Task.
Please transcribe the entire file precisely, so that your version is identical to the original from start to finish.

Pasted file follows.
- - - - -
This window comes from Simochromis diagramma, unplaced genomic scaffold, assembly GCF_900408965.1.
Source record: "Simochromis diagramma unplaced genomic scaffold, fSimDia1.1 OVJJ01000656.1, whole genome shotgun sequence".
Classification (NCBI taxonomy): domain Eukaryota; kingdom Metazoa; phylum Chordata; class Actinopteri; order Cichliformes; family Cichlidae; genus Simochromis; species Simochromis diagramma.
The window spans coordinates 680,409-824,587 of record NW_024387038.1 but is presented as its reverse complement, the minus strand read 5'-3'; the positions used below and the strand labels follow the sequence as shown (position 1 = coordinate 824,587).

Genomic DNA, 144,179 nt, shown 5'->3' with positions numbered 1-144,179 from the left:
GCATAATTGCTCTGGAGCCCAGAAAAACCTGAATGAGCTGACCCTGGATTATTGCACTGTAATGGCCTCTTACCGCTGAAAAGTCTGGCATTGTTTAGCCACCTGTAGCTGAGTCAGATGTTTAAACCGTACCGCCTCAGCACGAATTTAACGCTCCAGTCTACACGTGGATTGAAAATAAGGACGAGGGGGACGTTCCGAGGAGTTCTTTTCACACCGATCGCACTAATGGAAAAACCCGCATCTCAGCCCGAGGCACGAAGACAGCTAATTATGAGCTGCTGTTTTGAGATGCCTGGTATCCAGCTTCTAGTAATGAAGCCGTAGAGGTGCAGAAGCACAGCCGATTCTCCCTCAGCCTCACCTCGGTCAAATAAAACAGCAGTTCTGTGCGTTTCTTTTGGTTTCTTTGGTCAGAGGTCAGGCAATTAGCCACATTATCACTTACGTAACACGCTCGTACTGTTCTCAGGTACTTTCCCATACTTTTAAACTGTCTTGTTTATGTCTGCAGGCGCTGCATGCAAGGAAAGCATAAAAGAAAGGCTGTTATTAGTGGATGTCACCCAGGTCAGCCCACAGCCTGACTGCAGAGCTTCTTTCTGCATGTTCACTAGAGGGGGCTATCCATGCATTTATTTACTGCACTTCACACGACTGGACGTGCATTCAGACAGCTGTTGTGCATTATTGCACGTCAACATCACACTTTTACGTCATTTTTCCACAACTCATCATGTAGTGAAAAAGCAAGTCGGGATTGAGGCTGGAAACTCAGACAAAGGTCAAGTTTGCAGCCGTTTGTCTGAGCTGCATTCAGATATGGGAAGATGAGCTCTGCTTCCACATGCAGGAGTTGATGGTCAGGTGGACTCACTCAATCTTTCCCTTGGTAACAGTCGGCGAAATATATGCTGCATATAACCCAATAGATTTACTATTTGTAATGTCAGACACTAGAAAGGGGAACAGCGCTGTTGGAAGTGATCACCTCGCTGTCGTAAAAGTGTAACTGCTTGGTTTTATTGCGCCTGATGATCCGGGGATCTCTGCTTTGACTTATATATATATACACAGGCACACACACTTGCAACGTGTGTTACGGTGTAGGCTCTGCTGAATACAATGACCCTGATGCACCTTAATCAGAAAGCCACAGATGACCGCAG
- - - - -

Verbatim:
This window comes from Simochromis diagramma, unplaced genomic scaffold, assembly GCF_900408965.1.
Source record: "Simochromis diagramma unplaced genomic scaffold, fSimDia1.1 OVJJ01000656.1, whole genome shotgun sequence".
Classification (NCBI taxonomy): domain Eukaryota; kingdom Metazoa; phylum Chordata; class Actinopteri; order Cichliformes; family Cichlidae; genus Simochromis; species Simochromis diagramma.
The window spans coordinates 680,409-824,587 of record NW_024387038.1 but is presented as its reverse complement, the minus strand read 5'-3'; the positions used below and the strand labels follow the sequence as shown (position 1 = coordinate 824,587).

Genomic DNA, 144,179 nt, shown 5'->3' with positions numbered 1-144,179 from the left:
GCATAATTGCTCTGGAGCCCAGAAAAACCTGAATGAGCTGACCCTGGATTATTGCACTGTAATGGCCTCTTACCGCTGAAAAGTCTGGCATTGTTTAGCCACCTGTAGCTGAGTCAGATGTTTAAACCGTACCGCCTCAGCACGAATTTAACGCTCCAGTCTACACGTGGATTGAAAATAAGGACGAGGGGGACGTTCCGAGGAGTTCTTTTCACACCGATCGCACTAATGGAAAAACCCGCATCTCAGCCCGAGGCACGAAGACAGCTAATTATGAGCTGCTGTTTTGAGATGCCTGGTATCCAGCTTCTAGTAATGAAGCCGTAGAGGTGCAGAAGCACAGCCGATTCTCCCTCAGCCTCACCTCGGTCAAATAAAACAGCAGTTCTGTGCGTTTCTTTTGGTTTCTTTGGTCAGAGGTCAGGCAATTAGCCACATTATCACTTACGTAACACGCTCGTACTGTTCTCAGGTACTTTCCCATACTTTTAAACTGTCTTGTTTATGTCTGCAGGCGCTGCATGCAAGGAAAGCATAAAAGAAAGGCTGTTATTAGTGGATGTCACCCAGGTCAGCCCACAGCCTGACTGCAGAGCTTCTTTCTGCATGTTCACTAGAGGGGGCTATCCATGCATTTATTTACTGCACTTCACACGACTGGACGTGCATTCAGACAGCTGTTGTGCATTATTGCACGTCAACATCACACTTTTACGTCATTTTTCCACAACTCATCATGTAGTGAAAAAGCAAGTCGGGATTGAGGCTGGAAACTCAGACAAAGGTCAAGTTTGCAGCCGTTTGTCTGAGCTGCATTCAGATATGGGAAGATGAGCTCTGCTTCCACATGCAGGAGTTGATGGTCAGGTGGACTCACTCAATCTTTCCCTTGGTAACAGTCGGCGAAATATATGCTGCATATAACCCAATAGATTTACTATTTGTAATGTCAGACACTAGAAAGGGGAACAGCGCTGTTGGAAGTGATCACCTCGCTGTCGTAAAAGTGTAACTGCTTGGTTTTATTGCGCCTGATGATCCGGGGATCTCTGCTTTGACTTATATATATATACACAGGCACACACACTTGCAACGTGTGTTACGGTGTAGGCTCTGCTGAATACAATGACCCTGATGCACCTTAATCAGAAAGCCACAGATGACCGCAG